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150 UK law firms in 'very significant financial difficulty'

COLPs and COFAs not required to report non-material breaches

19 April 2013

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By Manju Manglani, Editor (@ManjuManglani)

Around 150 UK law firms are “experiencing very significant financial difficulty,” according to Samantha Barrass, executive director at the Solicitors Regulation Authority.

Speaking at Managing Partner’s COLP and COFA conference in London yesterday, Barrass said firms need to act quickly when they get into financial difficulty, including “removing or suspending individuals who may have failed to act with integrity”.

Barrass also said that the regulator has adapted its approach to remove "burdensome" reporting requirements on law firms’ compliance officers.

“An important part of our approach is ensuring that COLPs and COFAs have maximum flexibility to carry out their duties in a way that best fits their business.

“Our approach is not to set unnecessarily prescriptive and burdensome tasks that don’t work in the public interest, and it is for this reason we recently announced our decision not to require recognised bodies to report non-material breaches, although they will still need to be recorded.”

Reckless trading

Barrass warned that the regulator “will not tolerate the reckless trading of firms into insolvency and, where this happens, we will pursue enforcement action under Principle 8, including referral to the Solicitors Disciplinary Tribunal where appropriate.

“We will also look to other actions, such as conditions on individuals’ practising certificates designed to prevent those individuals responsible for exacerbating difficulties at one firm to simply move to another without any consequences.”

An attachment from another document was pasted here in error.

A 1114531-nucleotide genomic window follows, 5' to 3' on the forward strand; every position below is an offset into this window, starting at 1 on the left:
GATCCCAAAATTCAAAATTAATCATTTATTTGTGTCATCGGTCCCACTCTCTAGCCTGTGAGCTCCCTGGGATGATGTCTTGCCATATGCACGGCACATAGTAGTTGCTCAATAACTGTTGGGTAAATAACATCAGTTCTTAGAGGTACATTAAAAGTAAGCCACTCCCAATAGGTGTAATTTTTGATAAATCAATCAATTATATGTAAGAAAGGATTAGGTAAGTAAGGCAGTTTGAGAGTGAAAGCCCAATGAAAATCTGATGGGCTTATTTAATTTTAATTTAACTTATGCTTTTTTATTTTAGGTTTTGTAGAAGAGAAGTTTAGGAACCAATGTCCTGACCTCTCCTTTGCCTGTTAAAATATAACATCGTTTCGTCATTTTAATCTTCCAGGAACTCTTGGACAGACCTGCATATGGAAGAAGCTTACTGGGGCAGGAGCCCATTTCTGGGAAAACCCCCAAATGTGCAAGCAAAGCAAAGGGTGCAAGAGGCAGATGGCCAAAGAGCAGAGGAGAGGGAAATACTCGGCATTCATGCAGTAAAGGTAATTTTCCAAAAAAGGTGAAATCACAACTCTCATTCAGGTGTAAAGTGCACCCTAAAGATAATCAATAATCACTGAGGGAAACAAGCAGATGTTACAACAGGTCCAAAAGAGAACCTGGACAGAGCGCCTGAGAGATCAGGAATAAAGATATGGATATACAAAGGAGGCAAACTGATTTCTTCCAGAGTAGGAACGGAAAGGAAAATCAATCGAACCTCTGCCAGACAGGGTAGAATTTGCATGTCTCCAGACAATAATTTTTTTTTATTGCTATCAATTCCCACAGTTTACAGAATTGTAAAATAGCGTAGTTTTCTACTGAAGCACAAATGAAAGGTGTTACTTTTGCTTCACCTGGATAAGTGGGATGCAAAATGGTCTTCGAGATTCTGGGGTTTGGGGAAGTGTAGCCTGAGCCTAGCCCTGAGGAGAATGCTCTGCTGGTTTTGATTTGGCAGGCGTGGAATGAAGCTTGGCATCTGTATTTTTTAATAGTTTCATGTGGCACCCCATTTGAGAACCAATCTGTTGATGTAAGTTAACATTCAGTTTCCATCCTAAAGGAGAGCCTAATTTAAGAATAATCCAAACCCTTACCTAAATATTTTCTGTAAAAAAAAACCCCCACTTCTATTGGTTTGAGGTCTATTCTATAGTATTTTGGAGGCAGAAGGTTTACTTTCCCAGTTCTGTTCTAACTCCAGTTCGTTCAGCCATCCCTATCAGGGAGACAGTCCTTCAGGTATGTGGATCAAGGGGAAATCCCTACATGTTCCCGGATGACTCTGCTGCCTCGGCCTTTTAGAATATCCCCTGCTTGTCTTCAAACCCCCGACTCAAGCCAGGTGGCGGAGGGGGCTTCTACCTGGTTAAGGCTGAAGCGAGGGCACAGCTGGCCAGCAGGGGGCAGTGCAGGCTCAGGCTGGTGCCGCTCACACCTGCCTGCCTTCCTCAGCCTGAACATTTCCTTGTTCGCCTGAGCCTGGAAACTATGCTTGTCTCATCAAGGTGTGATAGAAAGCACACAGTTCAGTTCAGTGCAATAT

Barrass went on: “Yes we are taking a hard line on this, and our actions reflect the risks. We believe there need to be strong deterrents for those putting the interests of their clients at risk and imposing costs on the rest of the profession.

“In particular, we fundamentally do not think it is right that firms that are run responsibly, diligently and effectively pick up the tab for those that aren’t – which is what happens when firms in financial difficulty do not do all they can to ensure an orderly wind-down.”

Referral fee ban

Barrass also warned that regulator would take “appropriate action” against firms that decided to take a ‘wait and see’ approach to the referral fee ban, and made no effort to change non-compliant practices.

She said a website that offered to find solicitors for members of the public would be caught by the ban if it gave firms “potential client information”, rather than simply forwarding their details to consumers.

Barrass said she was concerned that joint marketing schemes could be used “unintentionally or deliberately” to hide payment of prohibited referral fees.

“Simply re-badging an arrangement with, for example, a claims management company as a joint marketing scheme on the basis that the CMC does some advertising, and possibly changing the charging structure from a payment per case to a lump sum, will not be enough.

“We expect firms to be able to demonstrate that the payments they make can be justified on the basis of the services they are receiving (be that marketing or any other service).

“We will be looking at the substance of the arrangement rather than just how it is labelled.”

A recent survey found that nearly a fifth of specialist personal injury law firms in the northwest of England are considering closing down. Seventy-five firms said profitability will drop by 50 per cent as a result of the Jackson reforms coming into effect on 1 April.

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Finance Risk & Compliance